worldwide innovation leaders in cannabis & hemp CO2 extraction systems — right here in the steel city greenmillsfe.com | 412.212.6638


THE BUZZ

VOX POPULI

Question: What makes Pittsburgh delicious?

TJ HARRIS

JONATHAN SHAPIRO MATT DONNELLY

EVAN THORSEN

CHRISTOPHER HAHN

___________________

___________________

___________________

___________________

Local DJ @notjtthedj, Pittsburgh

The flavors that entice me come from the artists in my community. Nothing gets me more excited than fresh cut beats mixed with homegrown lyrics served up fresh on a 12-inch platter

Sculptor, Pittsburgh

Director of Sales at ShowCix, Pittsburgh

Riding my bike along the Mon River Trail and spying industrial remnants of our heritage. I find this landscape inspiring, and my artwork is informed by the wood, the rusted steel, and the history.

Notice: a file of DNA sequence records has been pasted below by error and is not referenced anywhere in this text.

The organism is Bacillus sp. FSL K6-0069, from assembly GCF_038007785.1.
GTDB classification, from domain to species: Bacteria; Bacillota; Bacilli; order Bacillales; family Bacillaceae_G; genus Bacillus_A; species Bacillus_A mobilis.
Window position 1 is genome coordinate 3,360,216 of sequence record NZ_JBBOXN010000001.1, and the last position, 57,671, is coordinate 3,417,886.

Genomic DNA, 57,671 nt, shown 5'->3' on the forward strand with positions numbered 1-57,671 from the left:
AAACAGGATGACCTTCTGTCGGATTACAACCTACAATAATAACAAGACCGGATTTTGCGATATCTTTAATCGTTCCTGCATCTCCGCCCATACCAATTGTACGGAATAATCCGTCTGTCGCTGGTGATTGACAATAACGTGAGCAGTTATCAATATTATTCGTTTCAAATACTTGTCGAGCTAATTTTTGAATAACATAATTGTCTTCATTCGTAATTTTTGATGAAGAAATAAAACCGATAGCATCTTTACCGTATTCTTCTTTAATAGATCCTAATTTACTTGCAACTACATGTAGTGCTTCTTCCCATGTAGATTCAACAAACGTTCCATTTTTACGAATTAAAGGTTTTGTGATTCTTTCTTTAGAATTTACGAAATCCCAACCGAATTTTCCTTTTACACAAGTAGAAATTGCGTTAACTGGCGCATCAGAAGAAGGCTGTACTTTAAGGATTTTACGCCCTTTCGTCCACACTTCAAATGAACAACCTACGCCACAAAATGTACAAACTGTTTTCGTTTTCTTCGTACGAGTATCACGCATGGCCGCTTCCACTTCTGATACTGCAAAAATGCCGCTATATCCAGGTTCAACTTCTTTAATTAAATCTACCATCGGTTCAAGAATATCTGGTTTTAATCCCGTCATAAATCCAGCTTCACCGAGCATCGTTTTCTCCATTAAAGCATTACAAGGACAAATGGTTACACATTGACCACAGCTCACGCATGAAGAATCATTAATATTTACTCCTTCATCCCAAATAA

Beer! I travel quite frequently and always seek out breweries while I’m on the road. Pittsburgh is making some delicious beers all around town, so go check them out.

___________________

PRODUCT SPOTLIGHT

Musician, Pittsburgh

Variety. It’s the spice of life after all. With our burgeoning restaurant and arts scene, there’s never been a better time to indulge in a diverse culture of food, beverage, and entertainment.

Director, Pittsburgh Opera, Pittsburgh

I recommend Enrico’s on the Strip, Whitfield in East Liberty, Apteka in Lawrenceville… Try something new in Pittsburgh, and you’ll always be rewarded. (Opera, anyone?)